James balfo{r} suld haif send twa men to the committing of the murther.
And the erle boithuile declarit to the deponar are nyt or twa afore the
murtho{r} falland in talking of thame that wer in the kingis chalmer My
lord said that Sandy Durham wes ane gude fallowe and he wald wische that
he weir out of the same.

'This is the trew copy, etc.'

Perhaps few will argue that this passage has been fraudulently inserted in
the Cambridge MS. If not, Bellenden lied when he attested the mutilated
deposition to be a true copy. His own autograph signature attests the
Cambridge copy. Moray, who heard Bowton make his deposition, was a partner
to the fraud. The portion of the evidence burked by Moray is corroborated,
as regards the signatures of the band for Darnley's murder, by Ormistoun,
much later (Dec. 13, 1573) in Laing, ii. 293. Ormistoun, however, probably
by an error of memory, says that he saw what Bothwell affirmed to be the
signature of Sir James Balfour, in addition to those spoken of by Bowton,
namely Argyll, Bothwell, Huntly, and Lethington. This statement as to
Balfour Bowton withdrew in his dying confession as published. Bowton's
remark that Lethington's signature came 'far beneath the rest' sounds
true. Space would be left above for the signatures of men of higher rank
than the secretary.

Bowton saw the band at Dunbar (April-May, 1567, during Mary's detention
there), 'in one of two silver coffers.' He only 'understands' that the
band was 'with the remanent letters, and put in the Castle by George
Dalgleish.' If 'the remanent letters' are the Casket Letters, and if
Bowton, at Dunbar, had seen them with the band, and read them, his
evidence would have been valuable as to the Letters. But as things are, we
have merely his opinion, or 'understanding,' that certain letters were
kept with the band, as Drury, we know, asserted that it was in the Casket
with the other papers, and was destroyed, while the Letters attributed to
Mary 'were kept to be shown.' Of course, if this be true, Morton lied
when he said that the contents of the Casket had neither been added to
nor diminished.

Next, Bowton denied that, to his knowledge, Bothwell and Balfour met at
the Kirk o' Field, while Mary was at Glasgow, or at any other time. If
Bowton is right, and he was their go-between, Paris lied in his Deposition
where he says that Bothwell and Sir James had passed a whole night in Kirk
o' Field, while Mary was at Glasgow.[3]

Bowton's confession that Morton 'should have sent two men to the
committing of the murder,' explains the presence of Archibald Douglas,
Morton's cousin, with Binning, his man. These two represented Morton.
Finally, Bowton's confession in the Cambridge MS. joins the copy of his
confession put in at Westminster, on the point of the fourteen false keys
of Kirk o' Field, thrown by Bowton into a gravel hole. Unless then the
Cambridge MS. is rejected, the Lord Justice Clerk and Moray deliberately
suppressed evidence which proved that Moray was allied with two of
Darnley's murderers in prosecuting his sister for that crime. Such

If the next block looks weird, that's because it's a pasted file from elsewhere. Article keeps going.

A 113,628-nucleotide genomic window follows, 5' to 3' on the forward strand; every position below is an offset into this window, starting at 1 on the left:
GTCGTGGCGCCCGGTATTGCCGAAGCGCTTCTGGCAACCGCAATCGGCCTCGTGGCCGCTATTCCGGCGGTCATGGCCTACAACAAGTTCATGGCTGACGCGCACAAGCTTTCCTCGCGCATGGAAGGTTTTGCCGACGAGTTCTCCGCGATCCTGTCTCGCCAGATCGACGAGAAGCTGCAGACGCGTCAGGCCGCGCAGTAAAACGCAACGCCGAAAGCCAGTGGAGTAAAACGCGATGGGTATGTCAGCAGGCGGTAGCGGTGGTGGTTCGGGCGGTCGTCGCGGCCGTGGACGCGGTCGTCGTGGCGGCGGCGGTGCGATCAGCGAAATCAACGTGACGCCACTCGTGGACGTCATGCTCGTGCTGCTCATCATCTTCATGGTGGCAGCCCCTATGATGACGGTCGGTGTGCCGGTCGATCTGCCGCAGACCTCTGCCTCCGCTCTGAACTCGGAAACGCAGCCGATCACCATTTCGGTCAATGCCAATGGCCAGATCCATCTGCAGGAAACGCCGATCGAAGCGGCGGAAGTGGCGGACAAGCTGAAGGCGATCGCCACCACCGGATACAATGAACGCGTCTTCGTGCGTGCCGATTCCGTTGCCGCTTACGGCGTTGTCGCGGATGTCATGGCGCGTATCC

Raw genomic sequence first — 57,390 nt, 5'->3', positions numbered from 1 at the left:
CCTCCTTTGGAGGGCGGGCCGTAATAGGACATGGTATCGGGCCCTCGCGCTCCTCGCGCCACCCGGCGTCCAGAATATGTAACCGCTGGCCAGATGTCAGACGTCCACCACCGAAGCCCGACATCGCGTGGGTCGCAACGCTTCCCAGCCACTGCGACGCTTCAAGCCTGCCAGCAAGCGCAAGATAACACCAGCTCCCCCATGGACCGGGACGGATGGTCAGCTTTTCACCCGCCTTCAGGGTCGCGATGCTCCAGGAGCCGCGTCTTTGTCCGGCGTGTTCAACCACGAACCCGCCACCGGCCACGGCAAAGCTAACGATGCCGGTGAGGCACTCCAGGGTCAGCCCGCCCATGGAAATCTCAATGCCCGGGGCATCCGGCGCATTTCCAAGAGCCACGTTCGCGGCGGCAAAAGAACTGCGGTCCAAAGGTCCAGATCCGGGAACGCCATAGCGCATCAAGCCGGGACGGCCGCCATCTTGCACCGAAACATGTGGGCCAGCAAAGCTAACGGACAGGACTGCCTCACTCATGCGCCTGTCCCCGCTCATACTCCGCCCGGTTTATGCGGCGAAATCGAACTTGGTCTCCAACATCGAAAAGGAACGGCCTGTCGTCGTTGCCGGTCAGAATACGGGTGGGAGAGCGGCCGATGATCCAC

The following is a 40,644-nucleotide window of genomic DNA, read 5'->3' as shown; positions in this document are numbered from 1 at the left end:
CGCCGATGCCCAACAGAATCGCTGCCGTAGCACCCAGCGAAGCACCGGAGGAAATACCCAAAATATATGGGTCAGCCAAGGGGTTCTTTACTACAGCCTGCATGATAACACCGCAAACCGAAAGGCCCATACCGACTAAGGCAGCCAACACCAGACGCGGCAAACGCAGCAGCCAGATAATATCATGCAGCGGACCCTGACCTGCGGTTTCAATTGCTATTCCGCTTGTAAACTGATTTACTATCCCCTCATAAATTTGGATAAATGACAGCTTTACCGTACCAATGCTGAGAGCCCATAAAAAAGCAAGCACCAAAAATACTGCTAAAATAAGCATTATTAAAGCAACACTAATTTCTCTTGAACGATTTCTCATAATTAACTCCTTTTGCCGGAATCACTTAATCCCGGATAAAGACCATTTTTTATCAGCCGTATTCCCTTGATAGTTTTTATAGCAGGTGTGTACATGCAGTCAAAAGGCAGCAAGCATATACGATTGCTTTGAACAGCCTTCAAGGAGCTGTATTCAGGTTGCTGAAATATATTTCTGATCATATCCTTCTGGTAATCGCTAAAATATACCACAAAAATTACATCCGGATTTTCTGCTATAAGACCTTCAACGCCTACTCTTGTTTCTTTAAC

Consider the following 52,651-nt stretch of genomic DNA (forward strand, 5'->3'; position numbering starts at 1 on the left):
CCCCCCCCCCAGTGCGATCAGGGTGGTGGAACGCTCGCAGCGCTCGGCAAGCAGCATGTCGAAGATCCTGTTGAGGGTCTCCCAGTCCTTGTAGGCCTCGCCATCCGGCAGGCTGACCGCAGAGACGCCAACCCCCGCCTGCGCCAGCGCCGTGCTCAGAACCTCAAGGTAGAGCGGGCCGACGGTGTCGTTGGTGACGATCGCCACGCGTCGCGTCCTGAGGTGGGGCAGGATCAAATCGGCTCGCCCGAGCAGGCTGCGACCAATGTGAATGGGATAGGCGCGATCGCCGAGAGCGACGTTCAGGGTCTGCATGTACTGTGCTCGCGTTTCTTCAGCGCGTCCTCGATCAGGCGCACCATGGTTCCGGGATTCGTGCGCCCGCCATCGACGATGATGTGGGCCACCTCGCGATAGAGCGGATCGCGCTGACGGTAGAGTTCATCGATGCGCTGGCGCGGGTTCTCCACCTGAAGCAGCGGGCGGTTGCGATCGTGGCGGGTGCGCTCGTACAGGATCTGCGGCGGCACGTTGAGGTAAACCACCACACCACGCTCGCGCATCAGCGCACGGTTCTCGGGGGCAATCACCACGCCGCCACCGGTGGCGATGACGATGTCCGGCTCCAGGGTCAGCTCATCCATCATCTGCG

evidence, though extant, Moray, of course, dared not produce, but must
burke at Westminster.

I have shown in the text (p. 144) that, even on Bowton's evidence as
produced at Westminster, Moray was aware that Bothwell had allies among
the nobles, but that, as far as the evidence declares, he asked no
questions. But the Cambridge MS. proves his full knowledge, which he
deliberately suppressed. The Cambridge MS. must either have been furnished
to Lennox, before the sittings at Westminster; or must have been the
original, or a copy of the original, later supplied to Dr. Wilson while
preparing Buchanan's 'Detection,' the 'Actio,' and other documents for the
press in November 1571.[4] It will be observed that when Lethington was
accused of Darnley's murder, in September 1569, Moray could not well have
prosecuted him to a conviction, as his friends, Atholl and Kirkcaldy,
having been present at Bowton's examination, knew that Moray knew of
Lethington's guilt, yet continued to be his ally. The Cambridge copy of
the deposition of Hay of Tala contains no reference to the guilt of Morton
or Lethington; naturally, for Morton was present at Hay's examination.
Finally, the evidence of Binning, in 1581, shows that representatives of
Lethington and Balfour, as well as of Morton, were present at the murder,
as Bowton, in his suppressed testimony, says had been arranged.

It is therefore clear that Moray, in arraigning his sister with the aid of
her husband's assassins, could suppress authentic evidence. Mary's
apologists will argue that he was also capable of introducing evidence
less than authentic.




CONTENTS


PAGE

INTRODUCTION vii

I. DRAMATIS PERSONAE 1

II. THE MINOR CHARACTERS 28

III. THE CHARACTERS BEFORE RICCIO'S MURDER 45

IV. BEFORE THE BAPTISM OF THE PRINCE 71

V. BETWEEN THE BAPTISM AND THE MURDER 105

VI. THE MURDER OF DARNLEY 123

VII. THE CONFESSIONS OF PARIS 154

VIII. MARY'S CONDUCT AFTER THE MURDER 171

IX. THE EMERGENCE OF THE CASKET LETTERS 193

X. THE CASKET LETTERS 208

XI. THE LETTERS AT THE CONFERENCE OF YORK 237

XII. THE LETTERS AT WESTMINSTER AND HAMPTON COURT 266

XIII. MARY'S ATTITUDE AFTER THE CONFERENCE 283

XIV. INTERNAL EVIDENCE OF THE LETTERS 290

XV. THE SIX MINOR CASKET LETTERS 322

XVI. THE CASKET SONNETS 344

XVII. CONCLUSIONS AS TO THE LETTERS AND THE POSSIBLE FORGERS 346

XVIII. LATER HISTORY OF CASKET AND LETTERS 365


_APPENDICES_

A. THE SUPPOSED BODY OF BOTHWELL 371

B. THE BURNING OF LYON KING OF ARMS 374

C. THE DATE OF MARY'S VISIT TO GLASGOW 379



Online LibraryAndrew LangThe Mystery of Mary Stuart → online text (page 1 of 30)